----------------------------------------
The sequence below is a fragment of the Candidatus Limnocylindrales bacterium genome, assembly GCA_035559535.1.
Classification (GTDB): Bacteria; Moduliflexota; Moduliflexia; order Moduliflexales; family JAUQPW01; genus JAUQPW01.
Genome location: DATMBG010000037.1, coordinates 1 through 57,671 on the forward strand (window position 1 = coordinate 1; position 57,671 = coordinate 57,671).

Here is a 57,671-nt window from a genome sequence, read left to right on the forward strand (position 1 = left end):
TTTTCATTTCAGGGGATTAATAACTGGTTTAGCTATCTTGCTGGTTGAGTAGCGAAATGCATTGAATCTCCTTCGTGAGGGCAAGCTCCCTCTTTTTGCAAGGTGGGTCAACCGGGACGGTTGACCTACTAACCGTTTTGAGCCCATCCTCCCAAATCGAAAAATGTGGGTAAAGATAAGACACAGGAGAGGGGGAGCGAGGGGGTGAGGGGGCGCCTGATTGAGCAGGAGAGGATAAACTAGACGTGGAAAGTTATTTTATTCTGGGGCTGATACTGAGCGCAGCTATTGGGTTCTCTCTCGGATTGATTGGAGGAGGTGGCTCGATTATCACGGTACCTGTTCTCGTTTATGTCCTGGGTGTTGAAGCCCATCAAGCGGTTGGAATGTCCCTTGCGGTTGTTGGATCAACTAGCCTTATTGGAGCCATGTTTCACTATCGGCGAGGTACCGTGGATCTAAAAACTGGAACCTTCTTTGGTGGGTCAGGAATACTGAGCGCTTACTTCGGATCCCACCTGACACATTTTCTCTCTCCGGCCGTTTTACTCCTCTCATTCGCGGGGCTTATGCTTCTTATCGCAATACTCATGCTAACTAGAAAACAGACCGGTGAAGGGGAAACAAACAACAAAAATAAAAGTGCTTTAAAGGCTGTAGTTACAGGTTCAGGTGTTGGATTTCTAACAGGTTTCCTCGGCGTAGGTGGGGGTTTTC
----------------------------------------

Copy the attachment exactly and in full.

The sequence below is a fragment of the Candidatus Limnocylindrales bacterium genome, assembly GCA_035559535.1.
Classification (GTDB): Bacteria; Moduliflexota; Moduliflexia; order Moduliflexales; family JAUQPW01; genus JAUQPW01.
Genome location: DATMBG010000037.1, coordinates 1 through 57,671 on the forward strand (window position 1 = coordinate 1; position 57,671 = coordinate 57,671).

Here is a 57,671-nt window from a genome sequence, read left to right on the forward strand (position 1 = left end):
TTTTCATTTCAGGGGATTAATAACTGGTTTAGCTATCTTGCTGGTTGAGTAGCGAAATGCATTGAATCTCCTTCGTGAGGGCAAGCTCCCTCTTTTTGCAAGGTGGGTCAACCGGGACGGTTGACCTACTAACCGTTTTGAGCCCATCCTCCCAAATCGAAAAATGTGGGTAAAGATAAGACACAGGAGAGGGGGAGCGAGGGGGTGAGGGGGCGCCTGATTGAGCAGGAGAGGATAAACTAGACGTGGAAAGTTATTTTATTCTGGGGCTGATACTGAGCGCAGCTATTGGGTTCTCTCTCGGATTGATTGGAGGAGGTGGCTCGATTATCACGGTACCTGTTCTCGTTTATGTCCTGGGTGTTGAAGCCCATCAAGCGGTTGGAATGTCCCTTGCGGTTGTTGGATCAACTAGCCTTATTGGAGCCATGTTTCACTATCGGCGAGGTACCGTGGATCTAAAAACTGGAACCTTCTTTGGTGGGTCAGGAATACTGAGCGCTTACTTCGGATCCCACCTGACACATTTTCTCTCTCCGGCCGTTTTACTCCTCTCATTCGCGGGGCTTATGCTTCTTATCGCAATACTCATGCTAACTAGAAAACAGACCGGTGAAGGGGAAACAAACAACAAAAATAAAAGTGCTTTAAAGGCTGTAGTTACAGGTTCAGGTGTTGGATTTCTAACAGGTTTCCTCGGCGTAGGTGGGGGTTTTC